Thruster research to help propel spacecraft

Artist impression of spacecraft with thrusters moving towards Mars with Milky Way stars in background.

Plasma rockets could help humans get to Mars. Image: NASA

Faster space manoeuvres and safer, more sustainable, propellants may soon be possible thanks to a new three-year partnership between The Australian National University and French propulsion company ThrustMe.

Led by the ANU Research School of Physics, the joint research program will explore how electrothermal plasmas can help advance space propulsion technology.

ANU researcher Associate Professor Cormac Corr said: "I am delighted to be able to collaborate with this vibrant new space company, enabling Australia to rapidly strengthen capability and expertise in space-related research.

"Through our combined expertise we have the know-how to push the boundaries of plasma technology into new industries."

The novel tech also comes in handy on Earth, and Associate Professor Corr is currently studying the ground-based use of electrothermal plasmas in industrial material processing and waste gas disposal applications.

Principal engineer at ThrustMe, Trevor Lafleur, said a key part of the research program would examine alternative propellants for electrothermal plasma technology - such as water, carbon dioxide and nitrogen.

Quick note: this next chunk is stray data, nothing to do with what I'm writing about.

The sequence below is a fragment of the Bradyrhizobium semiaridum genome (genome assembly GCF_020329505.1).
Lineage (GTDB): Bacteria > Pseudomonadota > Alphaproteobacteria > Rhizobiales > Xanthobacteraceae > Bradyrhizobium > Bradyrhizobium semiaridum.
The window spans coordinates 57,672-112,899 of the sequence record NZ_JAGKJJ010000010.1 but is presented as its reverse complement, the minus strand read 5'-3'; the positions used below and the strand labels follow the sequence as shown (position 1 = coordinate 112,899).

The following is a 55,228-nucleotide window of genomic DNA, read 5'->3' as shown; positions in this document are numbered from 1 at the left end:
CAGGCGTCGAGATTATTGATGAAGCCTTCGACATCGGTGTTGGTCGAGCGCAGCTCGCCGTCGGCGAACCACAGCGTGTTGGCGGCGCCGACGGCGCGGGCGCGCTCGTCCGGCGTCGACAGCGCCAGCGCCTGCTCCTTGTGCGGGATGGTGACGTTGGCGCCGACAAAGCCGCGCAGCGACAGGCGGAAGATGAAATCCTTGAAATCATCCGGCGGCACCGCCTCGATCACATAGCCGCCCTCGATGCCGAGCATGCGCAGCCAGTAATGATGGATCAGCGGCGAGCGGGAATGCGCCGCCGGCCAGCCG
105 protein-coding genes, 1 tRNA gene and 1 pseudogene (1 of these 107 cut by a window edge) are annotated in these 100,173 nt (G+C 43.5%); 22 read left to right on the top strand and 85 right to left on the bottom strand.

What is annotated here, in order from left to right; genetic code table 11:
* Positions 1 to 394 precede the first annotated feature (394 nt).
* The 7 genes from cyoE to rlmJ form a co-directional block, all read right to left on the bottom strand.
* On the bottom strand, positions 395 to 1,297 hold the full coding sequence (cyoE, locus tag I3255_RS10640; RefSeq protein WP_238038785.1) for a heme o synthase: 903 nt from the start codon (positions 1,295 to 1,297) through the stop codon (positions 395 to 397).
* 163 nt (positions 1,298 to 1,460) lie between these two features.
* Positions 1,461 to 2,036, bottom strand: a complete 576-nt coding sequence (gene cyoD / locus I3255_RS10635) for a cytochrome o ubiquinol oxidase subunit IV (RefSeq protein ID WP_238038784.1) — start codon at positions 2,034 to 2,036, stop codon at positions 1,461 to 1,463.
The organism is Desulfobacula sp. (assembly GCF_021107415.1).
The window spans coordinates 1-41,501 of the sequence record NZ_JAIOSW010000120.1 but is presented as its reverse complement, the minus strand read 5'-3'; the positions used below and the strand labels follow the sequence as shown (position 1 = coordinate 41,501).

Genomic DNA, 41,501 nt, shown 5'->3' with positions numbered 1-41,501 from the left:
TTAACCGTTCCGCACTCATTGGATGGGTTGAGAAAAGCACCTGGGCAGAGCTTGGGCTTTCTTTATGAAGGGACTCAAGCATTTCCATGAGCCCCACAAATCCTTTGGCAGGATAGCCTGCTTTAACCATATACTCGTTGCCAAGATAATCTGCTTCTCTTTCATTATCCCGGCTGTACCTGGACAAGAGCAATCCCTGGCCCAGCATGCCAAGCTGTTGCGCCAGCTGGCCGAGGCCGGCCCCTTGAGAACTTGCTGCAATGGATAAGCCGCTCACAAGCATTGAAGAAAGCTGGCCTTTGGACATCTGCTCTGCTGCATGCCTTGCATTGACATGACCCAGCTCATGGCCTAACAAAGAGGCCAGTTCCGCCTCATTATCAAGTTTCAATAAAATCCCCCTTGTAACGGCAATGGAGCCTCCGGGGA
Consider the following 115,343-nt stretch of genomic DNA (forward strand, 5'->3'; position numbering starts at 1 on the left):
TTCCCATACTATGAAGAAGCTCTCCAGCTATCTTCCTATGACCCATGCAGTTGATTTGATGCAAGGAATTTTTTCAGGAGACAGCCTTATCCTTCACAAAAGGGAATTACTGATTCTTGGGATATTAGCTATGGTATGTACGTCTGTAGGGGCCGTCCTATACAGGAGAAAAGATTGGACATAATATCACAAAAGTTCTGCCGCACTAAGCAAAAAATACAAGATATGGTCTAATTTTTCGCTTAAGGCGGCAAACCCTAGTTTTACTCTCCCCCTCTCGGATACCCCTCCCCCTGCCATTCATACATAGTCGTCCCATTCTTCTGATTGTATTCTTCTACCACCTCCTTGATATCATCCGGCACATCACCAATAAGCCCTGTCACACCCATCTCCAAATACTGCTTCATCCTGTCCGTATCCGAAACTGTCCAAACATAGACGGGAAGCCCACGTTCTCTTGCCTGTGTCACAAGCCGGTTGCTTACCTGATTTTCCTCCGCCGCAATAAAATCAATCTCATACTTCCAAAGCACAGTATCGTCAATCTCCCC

"We are very happy to be able to work with a world-class institution like ANU on this exciting project. Leveraging our combined plasma physics and space expertise will help to develop innovative new plasma systems to meet emerging space-based, and ground-based, market needs."

ThrustMe is a pioneer in alternative propellants, and recently made history with the world's first in-orbit demonstration of an iodine-fuelled propulsion system based on electrostatic plasma technology.

"The right propellant is important not just for performance, but also for factors related to safety and sustainability," said Ashley Pascale, an ANU PhD student working on the new project.

"My research into electrothermal plasmas at the ANU School of Physics in collaboration with ThrustMe will potentially have many interesting applications including satellite constellation deployment, rapid collision avoidance and even the simulation of space environments here on Earth to test satellite components and materials"  

This partnership comes at an exciting time for Australia's space development.
ThrustMe's CEO and founder Ane Aanesland, a former ANU postdoctoral fellow said: "Australia is quickly emerging as a space nation with a flourishing ecosystem of new space companies and an excellent research infrastructure. 

"We already have a foot on the ground, and our collaboration with the ANU is a first step in expanding into the Asia-Pacific region and helping to contribute to the rapidly growing Australian space industry."

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